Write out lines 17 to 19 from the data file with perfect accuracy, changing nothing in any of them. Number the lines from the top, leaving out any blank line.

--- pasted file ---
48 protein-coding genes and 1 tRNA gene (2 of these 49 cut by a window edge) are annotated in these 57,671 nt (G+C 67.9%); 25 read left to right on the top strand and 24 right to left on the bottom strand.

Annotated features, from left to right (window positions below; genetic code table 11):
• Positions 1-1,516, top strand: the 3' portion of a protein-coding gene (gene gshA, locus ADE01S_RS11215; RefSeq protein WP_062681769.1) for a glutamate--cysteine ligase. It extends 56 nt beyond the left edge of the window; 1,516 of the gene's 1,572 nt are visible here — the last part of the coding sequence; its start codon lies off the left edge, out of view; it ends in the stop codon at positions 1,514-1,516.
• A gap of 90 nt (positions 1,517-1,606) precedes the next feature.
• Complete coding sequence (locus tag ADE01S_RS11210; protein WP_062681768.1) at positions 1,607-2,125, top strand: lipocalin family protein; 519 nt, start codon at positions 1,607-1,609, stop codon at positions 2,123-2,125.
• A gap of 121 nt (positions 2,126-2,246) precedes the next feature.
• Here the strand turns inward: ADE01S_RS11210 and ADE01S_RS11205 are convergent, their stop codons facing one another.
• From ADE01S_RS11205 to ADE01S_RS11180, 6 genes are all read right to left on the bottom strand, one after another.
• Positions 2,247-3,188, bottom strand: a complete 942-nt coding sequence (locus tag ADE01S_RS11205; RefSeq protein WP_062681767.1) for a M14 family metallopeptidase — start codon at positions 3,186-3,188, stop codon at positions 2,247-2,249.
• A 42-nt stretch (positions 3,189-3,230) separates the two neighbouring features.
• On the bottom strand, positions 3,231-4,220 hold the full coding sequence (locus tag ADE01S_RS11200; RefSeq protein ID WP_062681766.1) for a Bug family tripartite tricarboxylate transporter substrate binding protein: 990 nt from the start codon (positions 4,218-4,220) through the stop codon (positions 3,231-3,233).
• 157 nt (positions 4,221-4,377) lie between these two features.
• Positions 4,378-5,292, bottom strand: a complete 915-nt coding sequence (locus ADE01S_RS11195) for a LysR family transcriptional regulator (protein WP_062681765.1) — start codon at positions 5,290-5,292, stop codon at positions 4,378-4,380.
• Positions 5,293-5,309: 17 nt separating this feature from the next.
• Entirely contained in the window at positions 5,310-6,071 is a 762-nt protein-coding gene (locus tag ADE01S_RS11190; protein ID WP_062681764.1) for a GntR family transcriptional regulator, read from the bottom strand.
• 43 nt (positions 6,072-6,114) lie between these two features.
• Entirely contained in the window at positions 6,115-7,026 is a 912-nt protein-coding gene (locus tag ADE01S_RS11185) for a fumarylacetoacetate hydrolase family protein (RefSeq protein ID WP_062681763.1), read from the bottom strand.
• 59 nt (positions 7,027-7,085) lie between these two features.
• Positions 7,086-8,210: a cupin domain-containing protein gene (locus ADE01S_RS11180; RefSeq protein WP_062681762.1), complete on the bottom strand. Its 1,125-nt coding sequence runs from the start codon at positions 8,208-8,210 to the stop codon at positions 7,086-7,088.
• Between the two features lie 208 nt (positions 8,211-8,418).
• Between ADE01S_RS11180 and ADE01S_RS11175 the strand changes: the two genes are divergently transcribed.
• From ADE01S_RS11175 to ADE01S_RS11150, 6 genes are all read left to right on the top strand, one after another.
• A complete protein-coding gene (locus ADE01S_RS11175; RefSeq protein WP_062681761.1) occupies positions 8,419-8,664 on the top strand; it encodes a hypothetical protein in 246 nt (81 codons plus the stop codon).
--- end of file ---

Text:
• Entirely contained in the window at positions 6,115-7,026 is a 912-nt protein-coding gene (locus tag ADE01S_RS11185) for a fumarylacetoacetate hydrolase family protein (RefSeq protein ID WP_062681763.1), read from the bottom strand.
• 59 nt (positions 7,027-7,085) lie between these two features.
• Positions 7,086-8,210: a cupin domain-containing protein gene (locus ADE01S_RS11180; RefSeq protein WP_062681762.1), complete on the bottom strand. Its 1,125-nt coding sequence runs from the start codon at positions 8,208-8,210 to the stop codon at positions 7,086-7,088.